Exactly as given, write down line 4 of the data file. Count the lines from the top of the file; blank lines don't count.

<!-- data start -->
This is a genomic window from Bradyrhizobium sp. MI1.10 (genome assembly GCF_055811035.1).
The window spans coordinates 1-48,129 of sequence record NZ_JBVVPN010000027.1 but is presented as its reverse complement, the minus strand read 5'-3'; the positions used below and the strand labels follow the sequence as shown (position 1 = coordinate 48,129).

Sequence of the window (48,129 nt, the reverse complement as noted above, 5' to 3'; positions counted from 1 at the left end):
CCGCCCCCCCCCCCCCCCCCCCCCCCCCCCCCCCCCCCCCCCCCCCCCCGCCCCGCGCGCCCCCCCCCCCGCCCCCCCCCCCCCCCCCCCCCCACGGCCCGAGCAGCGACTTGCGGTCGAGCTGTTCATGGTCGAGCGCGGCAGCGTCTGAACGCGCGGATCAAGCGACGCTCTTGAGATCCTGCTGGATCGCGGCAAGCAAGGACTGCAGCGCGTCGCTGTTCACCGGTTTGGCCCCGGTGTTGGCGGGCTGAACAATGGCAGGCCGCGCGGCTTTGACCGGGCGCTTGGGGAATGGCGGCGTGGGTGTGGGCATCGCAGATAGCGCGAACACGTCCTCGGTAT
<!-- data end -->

CCGCCCCCCCCCCCCCCCCCCCCCCCCCCCCCCCCCCCCCCCCCCCCCCGCCCCGCGCGCCCCCCCCCCCGCCCCCCCCCCCCCCCCCCCCCCACGGCCCGAGCAGCGACTTGCGGTCGAGCTGTTCATGGTCGAGCGCGGCAGCGTCTGAACGCGCGGATCAAGCGACGCTCTTGAGATCCTGCTGGATCGCGGCAAGCAAGGACTGCAGCGCGTCGCTGTTCACCGGTTTGGCCCCGGTGTTGGCGGGCTGAACAATGGCAGGCCGCGCGGCTTTGACCGGGCGCTTGGGGAATGGCGGCGTGGGTGTGGGCATCGCAGATAGCGCGAACACGTCCTCGGTAT